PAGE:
MSG reimagined as a cemetery (L); Memorial walls in the subway stations (R). Via DeathLab
The rant that traveling via Penn Station is enough to kill you just took on a whole new meaning. Untapped Cities shared this vision from Columbia University’s DeathLab (yes, this is a group dedicated to dealing with death in the city) that reimagines Penn Station and Madison Square Garden as a giant cemetery and public space. The general idea is to be more eco-friendly and accessible. Not only will the human remains be used to fertilize the gardens, but family members and the general public will be able to record digital memories to be stored on a central server.
Learn more about this proposal
When Governor Cuomo revealed his plans for a new Penn Station-Moynihan Train Hall complex early last week, things seemed to be moving full steam towards a 2020 completion date thanks to flashy renderings and the selection of a high-profile developer-builder team. But architect Vishaan Chakrabarti was not convinced, and he and his firm the Practice for Architecture and Urbanism decided to create their own vision, one that repurposes Madison Square Garden, a facet of the plan he feels Cuomo failed to address.
Tell us which scheme you prefer
, Fri, September 30, 2016
Earlier this week, Governor Cuomo revealed plans to transform a revamped Penn Station-Moynihan Train Hall complex into a “world-class 21st century transportation hub.” Despite the flashy new renderings and promise of a 2020 completion date, not everyone is sold on the plan, including Vishaan Chakrabarti, former principal of SHoP Architects and founder of the Practice for Architecture and Urbanism. As outlined in the Times, he feels that Cuomo’s scheme has one glaring omission–Madison Square Garden. Instead of demolishing the arena, as earlier plans had called for, Chakrabarti proposes repurposing it and “using its stripped skeleton to make a glass pavilion, which becomes a neighborhood gathering spot, not just a station.” The venue would then move to the west end of the Farley Building.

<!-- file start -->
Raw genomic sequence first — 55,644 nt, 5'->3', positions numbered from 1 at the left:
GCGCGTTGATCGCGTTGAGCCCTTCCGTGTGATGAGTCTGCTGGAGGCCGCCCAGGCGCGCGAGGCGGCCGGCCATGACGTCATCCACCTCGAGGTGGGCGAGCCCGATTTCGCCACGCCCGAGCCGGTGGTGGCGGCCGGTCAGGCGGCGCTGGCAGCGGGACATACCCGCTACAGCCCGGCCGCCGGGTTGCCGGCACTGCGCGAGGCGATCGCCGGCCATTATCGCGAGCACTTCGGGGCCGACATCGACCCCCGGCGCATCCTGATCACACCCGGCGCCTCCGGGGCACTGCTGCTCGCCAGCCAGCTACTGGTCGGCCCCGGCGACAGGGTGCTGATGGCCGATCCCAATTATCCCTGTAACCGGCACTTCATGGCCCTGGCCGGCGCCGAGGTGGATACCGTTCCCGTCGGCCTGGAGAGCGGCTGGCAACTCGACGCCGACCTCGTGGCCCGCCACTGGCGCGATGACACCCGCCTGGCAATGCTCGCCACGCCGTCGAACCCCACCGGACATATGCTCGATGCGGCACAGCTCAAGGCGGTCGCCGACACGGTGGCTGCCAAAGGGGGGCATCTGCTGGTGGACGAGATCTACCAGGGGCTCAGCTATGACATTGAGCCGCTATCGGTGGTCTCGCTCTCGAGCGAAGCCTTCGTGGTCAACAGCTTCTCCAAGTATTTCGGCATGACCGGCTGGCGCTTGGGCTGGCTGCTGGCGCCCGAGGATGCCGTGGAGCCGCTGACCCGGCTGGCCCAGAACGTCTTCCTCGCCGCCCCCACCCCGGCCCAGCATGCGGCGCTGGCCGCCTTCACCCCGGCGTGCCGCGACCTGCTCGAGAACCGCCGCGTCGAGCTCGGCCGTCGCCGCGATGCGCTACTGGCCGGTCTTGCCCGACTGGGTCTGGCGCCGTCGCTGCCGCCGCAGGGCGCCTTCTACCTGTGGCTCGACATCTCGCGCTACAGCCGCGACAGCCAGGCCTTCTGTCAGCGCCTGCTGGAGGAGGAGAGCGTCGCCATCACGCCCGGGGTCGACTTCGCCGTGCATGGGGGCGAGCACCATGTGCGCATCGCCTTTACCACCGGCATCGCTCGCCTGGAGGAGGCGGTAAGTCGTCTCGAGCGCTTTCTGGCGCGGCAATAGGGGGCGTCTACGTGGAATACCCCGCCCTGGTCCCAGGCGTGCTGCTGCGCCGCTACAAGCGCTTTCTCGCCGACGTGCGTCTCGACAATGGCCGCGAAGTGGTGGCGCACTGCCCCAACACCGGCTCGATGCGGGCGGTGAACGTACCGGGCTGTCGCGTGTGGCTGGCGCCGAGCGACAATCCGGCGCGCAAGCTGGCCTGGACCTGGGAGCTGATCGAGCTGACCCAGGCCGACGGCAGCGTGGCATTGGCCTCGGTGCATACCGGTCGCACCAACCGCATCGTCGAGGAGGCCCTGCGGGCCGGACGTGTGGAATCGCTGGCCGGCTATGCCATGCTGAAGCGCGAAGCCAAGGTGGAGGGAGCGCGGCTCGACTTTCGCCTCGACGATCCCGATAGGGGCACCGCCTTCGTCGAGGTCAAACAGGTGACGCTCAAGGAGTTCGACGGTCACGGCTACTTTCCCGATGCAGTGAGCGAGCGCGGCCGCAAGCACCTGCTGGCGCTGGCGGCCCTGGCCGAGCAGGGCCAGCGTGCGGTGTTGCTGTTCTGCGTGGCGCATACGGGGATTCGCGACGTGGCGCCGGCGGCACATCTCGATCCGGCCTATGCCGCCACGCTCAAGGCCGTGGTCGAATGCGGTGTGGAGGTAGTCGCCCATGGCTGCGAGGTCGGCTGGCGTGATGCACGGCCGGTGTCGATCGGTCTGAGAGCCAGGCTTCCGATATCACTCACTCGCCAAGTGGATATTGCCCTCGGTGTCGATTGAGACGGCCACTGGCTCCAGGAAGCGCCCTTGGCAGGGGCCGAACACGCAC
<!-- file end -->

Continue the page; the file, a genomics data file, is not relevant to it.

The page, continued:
Lots more details and renderings ahead
A 1971 issue of the New Yorker described Evel Knievel as “a thirty-two-year-old native of Butte, Montana, who makes his living by riding a motorcycle at high speed up a wood-and-steel ramp, off the top, and into the air, with the intention of landing it on another ramp some distance away.” Today, we’re all familiar with the images of videos of the famed daredevil jumping over things on his Harley, but 45 years ago, Knievel was making his first trip to NYC.
Madison Square Garden was hosting an event called the Auto Thrill Show, and as part of it, Knievel jumped over 10 vehicles, nine cars and one van–the max that could fit in the space–to a crowd “worked up to a point of high tension, apprehension, and excitement.” These feelings weren’t based on the length of the jump (he had set a world record earlier that year when he made it over 19 cars in Ontario, California), but rather the mere 75 feet of concrete between the end of the takeoff ramp and the beginning of the landing.
So what happened?
If you walk by Madison Square Garden today, you’ll likely notice a group of people snapping photos of the street sign at the southwest corner of 33rd Street and 7th Avenue. That’s because yesterday a temporary honorary street name was added in memoriam of Muhammad Ali (h/t Untapped). The sign that reads “Muhammad Ali Way” is positioned in front of a digital billboard that features another tribute.
See more photos here
Rendering for a proposed new MSG by Kohn Pedersen Fox Associates
Moving MSG to make room for a bigger, better Penn Station train hub would be really expensive and probably not a good idea, according to a new report by transit think tank Rudin Center for Transportation Policy. Commercial Observer reports that the just-released study outlines the concern that moving the arena would come with a price tag of over $5 billion, take, like, forever, and would generally “become an urban planner’s worst nightmare.” The study refers to the proposed overhaul of Pennsylvania Station and the idea of extending it to the post office off Eighth Avenue as well as suggestions by urban planners for relocating MSG.
So what’s going to cost so much?
Images: Greenwich Street loft via Ghislaine Viñas (L); Woolworth Building detail via Library of Congress (R)
If there’s one thing that all New Yorkers can agree on it’s that Penn Station is pretty awful. And if we’re ever going to get a new home for NJ Transit, Amtrak, and the LIRR, Madison Square Garden will have to move (just don’t tell any die-hard Rangers fans that).
The Alliance for a New Penn Station, a coalition of the Municipal Art Society and the Regional Plan Association, is proposing in a new report (revealed at this morning’s MAS Summit) that the world-famous venue take up residency in the Morgan Post Office and Annex, occupying the block bound by 9th and 10th avenues and 28th and 30th streets. The mail sorting facility site is large enough to accommodate a new state-of-the-art arena and is just a quick walk to Penn Station. The coalition told Capital New York: “Relocating the Garden to this site will provide the city with a new arena and allow for the reconstruction and expansion of Penn Station, each of which can be designed to vastly improve the conditions of the district.”
More on the proposal and renderings of what the new site could look like